The second example highlights the limitations of the vocabulary perspective for describing

mathematical communication and shows how code switching can be a resource for bilingual

speakers. In the following discussion two students used both languages not for vocabulary, but to

clarify the mathematical meaning of a description.

Bilingual learners may be different than monolinguals but they should not be

defined by deficiencies.

The two examples illustrate several aspects of learning mathematics in a bilingual

classroom that only become visible when using a sociocultural perspective:

1) Learning to participate in mathematical Discourse is not merely or primarily a matter

of learning vocabulary. During conversations in mathematics classrooms students are

also learning to participate in valued mathematical Discourse practices such as

describing patterns, making generalizations, and using representations to support

claims.

2) Bilingual learners use many resources to communicate mathematically: gestures,

objects, everyday experiences, their first language, code switching, and mathematical

representations.

3) There are multiple uses of Bahasa Indonesia in mathematical conversations between bilingual

students. While some students use Bahasa Indonesia to label objects, other students use Bahasa

to explain a concept, justify an answer, or elaborate on an explanation or description.

4) Bilingual students bring multiple competencies to the classroom. For example, even a

student who is missing vocabulary may be proficient in describing patterns, using

mathematical constructions, or presenting mathematically sound arguments.

A sociocultural perspective points to several aspects of classroom instruction that need

to be considered. Classroom instruction should support bilingual students' engagement in

conversations about mathematics, going beyond translating vocabulary and involving students

in communicating about mathematical ideas.

It is not a question of whether or not students should learn vocabulary but rather how

instruction can best support students learning both vocabulary and mathematics. Vocabulary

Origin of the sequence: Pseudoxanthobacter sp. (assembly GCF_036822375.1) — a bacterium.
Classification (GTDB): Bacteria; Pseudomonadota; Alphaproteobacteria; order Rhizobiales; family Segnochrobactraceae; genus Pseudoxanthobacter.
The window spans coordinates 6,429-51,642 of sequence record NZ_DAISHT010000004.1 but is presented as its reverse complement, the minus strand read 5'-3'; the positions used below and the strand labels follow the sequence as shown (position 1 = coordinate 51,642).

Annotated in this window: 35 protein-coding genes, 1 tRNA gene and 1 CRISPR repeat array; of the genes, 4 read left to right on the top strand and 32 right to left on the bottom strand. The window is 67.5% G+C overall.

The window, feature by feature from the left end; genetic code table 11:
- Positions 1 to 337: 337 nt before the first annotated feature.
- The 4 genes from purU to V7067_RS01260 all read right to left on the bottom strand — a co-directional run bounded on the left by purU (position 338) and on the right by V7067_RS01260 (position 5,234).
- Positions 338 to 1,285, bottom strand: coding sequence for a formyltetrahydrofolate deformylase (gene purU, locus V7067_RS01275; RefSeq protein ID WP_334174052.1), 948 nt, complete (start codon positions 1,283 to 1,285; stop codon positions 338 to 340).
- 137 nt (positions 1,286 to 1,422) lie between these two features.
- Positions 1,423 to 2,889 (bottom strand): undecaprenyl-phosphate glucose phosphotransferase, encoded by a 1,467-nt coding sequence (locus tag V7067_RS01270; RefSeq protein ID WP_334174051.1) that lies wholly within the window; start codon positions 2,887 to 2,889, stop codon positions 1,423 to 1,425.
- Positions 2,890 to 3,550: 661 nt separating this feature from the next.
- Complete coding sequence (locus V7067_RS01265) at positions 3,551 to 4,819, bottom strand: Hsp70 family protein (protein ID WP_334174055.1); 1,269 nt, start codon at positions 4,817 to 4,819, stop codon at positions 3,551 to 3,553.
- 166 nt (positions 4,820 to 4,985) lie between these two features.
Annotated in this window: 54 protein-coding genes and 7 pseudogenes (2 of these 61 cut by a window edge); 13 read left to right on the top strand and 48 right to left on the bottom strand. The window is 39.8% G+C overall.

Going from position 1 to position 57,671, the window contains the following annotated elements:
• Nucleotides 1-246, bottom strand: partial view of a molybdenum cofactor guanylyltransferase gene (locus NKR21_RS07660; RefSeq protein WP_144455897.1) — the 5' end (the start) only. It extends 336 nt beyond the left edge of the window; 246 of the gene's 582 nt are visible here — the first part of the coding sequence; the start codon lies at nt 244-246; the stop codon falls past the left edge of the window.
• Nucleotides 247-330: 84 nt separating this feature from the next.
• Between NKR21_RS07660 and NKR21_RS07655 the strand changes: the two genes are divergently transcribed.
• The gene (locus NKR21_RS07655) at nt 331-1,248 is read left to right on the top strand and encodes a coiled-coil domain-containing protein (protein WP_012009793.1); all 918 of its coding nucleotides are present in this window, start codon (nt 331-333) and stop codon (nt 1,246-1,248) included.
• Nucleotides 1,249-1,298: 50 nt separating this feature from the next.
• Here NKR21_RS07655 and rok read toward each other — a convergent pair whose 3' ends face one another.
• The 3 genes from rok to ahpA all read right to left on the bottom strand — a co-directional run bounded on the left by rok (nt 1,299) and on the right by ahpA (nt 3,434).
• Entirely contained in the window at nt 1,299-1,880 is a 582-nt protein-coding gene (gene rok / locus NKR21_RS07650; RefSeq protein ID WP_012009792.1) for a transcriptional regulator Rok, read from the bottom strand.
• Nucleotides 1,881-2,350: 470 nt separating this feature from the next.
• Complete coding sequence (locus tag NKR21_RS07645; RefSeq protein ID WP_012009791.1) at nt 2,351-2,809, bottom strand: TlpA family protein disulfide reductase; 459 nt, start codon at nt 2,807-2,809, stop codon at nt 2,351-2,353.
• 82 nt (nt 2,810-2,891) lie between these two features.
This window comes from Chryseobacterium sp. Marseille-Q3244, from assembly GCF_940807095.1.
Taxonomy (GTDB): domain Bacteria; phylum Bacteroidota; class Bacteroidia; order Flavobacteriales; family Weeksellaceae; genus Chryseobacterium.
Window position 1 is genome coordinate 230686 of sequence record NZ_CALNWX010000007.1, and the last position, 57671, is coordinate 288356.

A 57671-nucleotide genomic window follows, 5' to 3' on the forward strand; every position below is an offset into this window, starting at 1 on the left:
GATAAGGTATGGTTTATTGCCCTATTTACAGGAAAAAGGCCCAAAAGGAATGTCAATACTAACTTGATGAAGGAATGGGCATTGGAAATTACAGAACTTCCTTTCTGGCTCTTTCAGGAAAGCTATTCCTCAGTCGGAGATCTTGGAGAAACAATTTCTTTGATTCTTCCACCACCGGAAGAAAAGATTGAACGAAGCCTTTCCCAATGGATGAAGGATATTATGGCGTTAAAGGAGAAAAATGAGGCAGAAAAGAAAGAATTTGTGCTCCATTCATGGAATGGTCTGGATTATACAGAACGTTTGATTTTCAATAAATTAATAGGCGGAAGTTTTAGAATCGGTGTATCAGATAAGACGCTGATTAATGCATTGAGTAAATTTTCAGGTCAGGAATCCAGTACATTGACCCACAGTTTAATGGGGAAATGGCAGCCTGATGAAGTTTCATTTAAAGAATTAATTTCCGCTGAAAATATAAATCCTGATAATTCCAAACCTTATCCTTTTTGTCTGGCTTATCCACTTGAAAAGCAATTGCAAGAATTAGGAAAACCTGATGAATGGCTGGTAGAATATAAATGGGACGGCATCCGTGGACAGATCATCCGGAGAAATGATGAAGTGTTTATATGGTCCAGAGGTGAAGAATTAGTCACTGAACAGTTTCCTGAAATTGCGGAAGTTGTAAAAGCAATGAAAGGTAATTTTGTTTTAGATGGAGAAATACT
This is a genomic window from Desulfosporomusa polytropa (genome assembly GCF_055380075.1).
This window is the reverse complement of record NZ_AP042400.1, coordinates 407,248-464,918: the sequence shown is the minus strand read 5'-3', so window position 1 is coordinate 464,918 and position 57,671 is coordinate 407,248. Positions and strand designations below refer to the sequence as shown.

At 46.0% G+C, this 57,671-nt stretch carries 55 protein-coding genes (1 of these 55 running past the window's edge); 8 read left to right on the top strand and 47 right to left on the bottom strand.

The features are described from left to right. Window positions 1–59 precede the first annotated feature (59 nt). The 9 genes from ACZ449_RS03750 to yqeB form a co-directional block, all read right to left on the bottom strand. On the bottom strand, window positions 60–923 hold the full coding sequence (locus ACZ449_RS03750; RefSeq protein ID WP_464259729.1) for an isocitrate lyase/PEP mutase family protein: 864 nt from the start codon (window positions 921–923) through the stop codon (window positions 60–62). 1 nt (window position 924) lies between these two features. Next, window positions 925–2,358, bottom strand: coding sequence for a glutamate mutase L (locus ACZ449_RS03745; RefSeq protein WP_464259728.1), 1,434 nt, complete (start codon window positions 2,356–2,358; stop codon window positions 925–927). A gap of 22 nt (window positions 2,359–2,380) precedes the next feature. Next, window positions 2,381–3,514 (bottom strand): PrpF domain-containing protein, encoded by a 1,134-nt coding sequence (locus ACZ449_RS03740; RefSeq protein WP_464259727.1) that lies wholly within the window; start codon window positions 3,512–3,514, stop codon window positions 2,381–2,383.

drill and practice is not the most effective instructional practice for learning either vocabulary

or mathematics. Instead, vocabulary and second language acquisition experts describe

vocabulary acquisition in a first or second language as occurring most successfully in

instructional contexts that are language rich, actively involve students in using language,

require both receptive and expressive understanding, and require students to use words in

multiple ways over extended periods of time.

Understanding the mathematical ideas in what students say and do can be difficult

when teaching, perhaps especially so when working with students who are learning English. It

may not be easy (or even possible) to sort out which aspects of a student's utterance are results

of the student's conceptual understanding or the student's English proficiency. However, if the

goal of instruction is to support students as they learn mathematics, determining the origin of

an error is not as important as listening for students’ mathematical ideas and uncovering the

mathematical competence in what they are saying and doing. Hearing mathematical ideas and

uncovering mathematical competence is only possible if we move beyond limited views of

language and deficiency models of bilingual learners.

instruction can best support students learning both vocabulary and mathematics. Vocabulary

drill and practice is not the most effective instructional practice for learning either vocabulary

or mathematics. Instead, vocabulary and second language acquisition experts describe

vocabulary acquisition in a first or second language as occurring most successfully in

instructional contexts that are language rich, actively involve students in using language,

require both receptive and expressive understanding, and require students to use words in

multiple ways over extended periods of time.

Understanding the mathematical ideas in what students say and do can be difficult

when teaching, perhaps especially so when working with students who are learning English. It

may not be easy (or even possible) to sort out which aspects of a student's utterance are results

of the student's conceptual understanding or the student's English proficiency. However, if the

goal of instruction is to support students as they learn mathematics, determining the origin of

an error is not as important as listening for students’ mathematical ideas and uncovering the

mathematical competence in what they are saying and doing. Hearing mathematical ideas and

uncovering mathematical competence is only possible if we move beyond limited views of

language and deficiency models of bilingual learners.

Conclution :

1. Language: Mathematicalcommunication involvesmore than words, registers,

or multiple meanings; it alsoinvolves non-languageresources and discoursepractices.

2. Bilingual learners: Whilebilingual learners are

different than monolinguals,they are not deficient; theybring competencies and use

resources. Thesecompetencies and resourcesmay be the same or different

than monolinguals.

3. Instruction should focus onuncovering studentcompetencies and resources

and building on these.

or multiple meanings; it alsoinvolves non-languageresources and discoursepractices.

2. Bilingual learners: Whilebilingual learners are

different than monolinguals,they are not deficient; theybring competencies and use

resources. Thesecompetencies and resourcesmay be the same or different

than monolinguals.

3. Instruction should focus onuncovering studentcompetencies and resources

and building on these.

the end.